Dear Presidents, dear Ministers, dear colleagues,
My name is Luigi Caprioglio, I am the Secretary General of CEC European Managers and today I am here representing the Liaison Committee Eurocadres-CEC. Eurocadres are representing the managerial and professional staffs inside the ETUC unions whereas CEC is an independent confederation gathering managers and executive staff throughout Europe. Through this Committee, European managers, professionals and executive staff participate in the European social dialogue within the delegation chaired by ETUC. I am proud to take this prestigious opportunity to bring forward the voice of the European managerial workforce, a voice strong of more than six million affiliates.
Managers participate significantly in the social and economic life of Europe; we are the initiators and implementers of those policies that will bring companies and public services in the best position to face the challenges that derive from their constant evolution. As social partners, we play the role of facilitating the dialogue between the two sides of the industry, thanks to our nature of employees and our professional proximity with the upper management. A role of “bridge-builders” that is increasing being accepted, both at national and European level, also by our partners, but which still needs to be fully recognized from an institutional point of view and on an equal footing with all the other social partners.
Since last year, the European scenario has acquired a new source of instability: Brexit. Besides its economic consequences, Brexit is the proof of how dangerous can it be for Europe when politics fail in taking its own responsibilities. From an institutional point of view, Europe must find the way to play effectively its role, to ensure that our continent as a whole is capable to remain a strong global actor in the future.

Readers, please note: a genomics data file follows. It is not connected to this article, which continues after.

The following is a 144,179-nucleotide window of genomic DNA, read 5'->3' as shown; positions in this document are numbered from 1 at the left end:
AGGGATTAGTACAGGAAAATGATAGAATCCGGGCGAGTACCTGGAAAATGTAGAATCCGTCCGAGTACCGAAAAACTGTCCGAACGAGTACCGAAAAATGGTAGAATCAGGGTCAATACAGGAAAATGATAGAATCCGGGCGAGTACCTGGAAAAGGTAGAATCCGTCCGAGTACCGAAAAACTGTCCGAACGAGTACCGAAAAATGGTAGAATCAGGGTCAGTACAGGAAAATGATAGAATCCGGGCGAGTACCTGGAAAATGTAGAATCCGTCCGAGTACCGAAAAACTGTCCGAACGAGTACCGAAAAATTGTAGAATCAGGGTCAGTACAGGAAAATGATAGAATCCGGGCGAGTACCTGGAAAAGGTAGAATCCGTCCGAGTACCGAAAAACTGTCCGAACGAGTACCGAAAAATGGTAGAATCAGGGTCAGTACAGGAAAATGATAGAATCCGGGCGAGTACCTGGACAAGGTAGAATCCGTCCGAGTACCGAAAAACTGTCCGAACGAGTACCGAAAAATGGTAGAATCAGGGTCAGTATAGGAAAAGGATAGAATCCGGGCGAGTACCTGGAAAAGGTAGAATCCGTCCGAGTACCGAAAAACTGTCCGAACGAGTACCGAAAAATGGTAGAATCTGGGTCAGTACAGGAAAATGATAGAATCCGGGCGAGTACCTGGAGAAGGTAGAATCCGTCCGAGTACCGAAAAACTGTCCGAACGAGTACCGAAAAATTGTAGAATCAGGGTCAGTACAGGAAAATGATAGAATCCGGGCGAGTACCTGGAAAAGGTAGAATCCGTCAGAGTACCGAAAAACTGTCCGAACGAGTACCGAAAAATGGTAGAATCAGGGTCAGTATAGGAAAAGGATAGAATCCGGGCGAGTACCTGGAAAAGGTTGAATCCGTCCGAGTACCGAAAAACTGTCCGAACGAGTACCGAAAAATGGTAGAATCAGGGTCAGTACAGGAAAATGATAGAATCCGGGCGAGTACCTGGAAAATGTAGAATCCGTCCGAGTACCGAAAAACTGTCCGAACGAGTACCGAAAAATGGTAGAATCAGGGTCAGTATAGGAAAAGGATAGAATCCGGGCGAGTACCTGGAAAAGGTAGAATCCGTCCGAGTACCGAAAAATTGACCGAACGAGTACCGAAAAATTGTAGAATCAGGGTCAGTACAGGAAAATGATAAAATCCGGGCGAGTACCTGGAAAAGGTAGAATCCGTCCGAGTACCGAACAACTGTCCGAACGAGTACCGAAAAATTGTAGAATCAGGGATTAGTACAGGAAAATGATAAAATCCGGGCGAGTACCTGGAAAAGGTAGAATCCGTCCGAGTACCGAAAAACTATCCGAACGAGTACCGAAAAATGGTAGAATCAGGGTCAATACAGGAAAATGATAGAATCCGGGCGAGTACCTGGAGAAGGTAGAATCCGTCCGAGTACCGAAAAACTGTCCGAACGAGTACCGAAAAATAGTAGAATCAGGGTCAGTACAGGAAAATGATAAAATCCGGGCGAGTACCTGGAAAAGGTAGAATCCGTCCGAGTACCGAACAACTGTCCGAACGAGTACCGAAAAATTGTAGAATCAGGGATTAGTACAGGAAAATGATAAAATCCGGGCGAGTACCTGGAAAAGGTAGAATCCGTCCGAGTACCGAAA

The economic and social situation remains rather disappointing. The current rates of growth and employment describe a Europe where disparities are increasing, convergence is reducing and some social indicators like increasing poverty rates prove that the way to a full recovery is still very long. To invert this tendency it is of primary importance to restore credibility for ordinary citizens in Europe. The issue at stake is crucial, if we consider how much the European social model has been important in “building” a common European identity. In this respect, we believe that the current initiative to elaborate a European pillar of social rights, as the basis for a renewed Europe of economic and social convergence, is a good one, and we confirm our availability to work with the European institutions and the other European social partners on its future implementation.
An essential precondition for the improvement of socio-economic conditions in Europe is growth. And there can be no recovery and no employment creation if the productive engine is not started again, thanks to investments. Investments cannot of course be only public: the role of public investment is vital in providing the necessary infrastructure (both physical and intangible) to support private business, but it is business that can create millions of jobs. Public authorities must be put in a condition to mobilize resources, even if that means to review some principles of financial policy.
Most importantly, Europe must win the competition of the future: taking the most of the ongoing and upcoming digital revolution, setting the example on tackling effectively climate change, adopting new, innovative policies to adapt to the revolutionary trends of today like demographic change, the management of migrant flows – these are only a few of the many “megatrends” that our society will experience in the coming years.
To face all these challenges, a strong leadership is necessary, a capacity to see ahead and shape the right policies to the critical issues of tomorrow. European managers and professionals, thanks to their qualifications, skills and professionalism are able and willing to give a crucial contribution to the development of such policy responses.
I thank you very much for your kind attention and wish us all very constructive exchanges.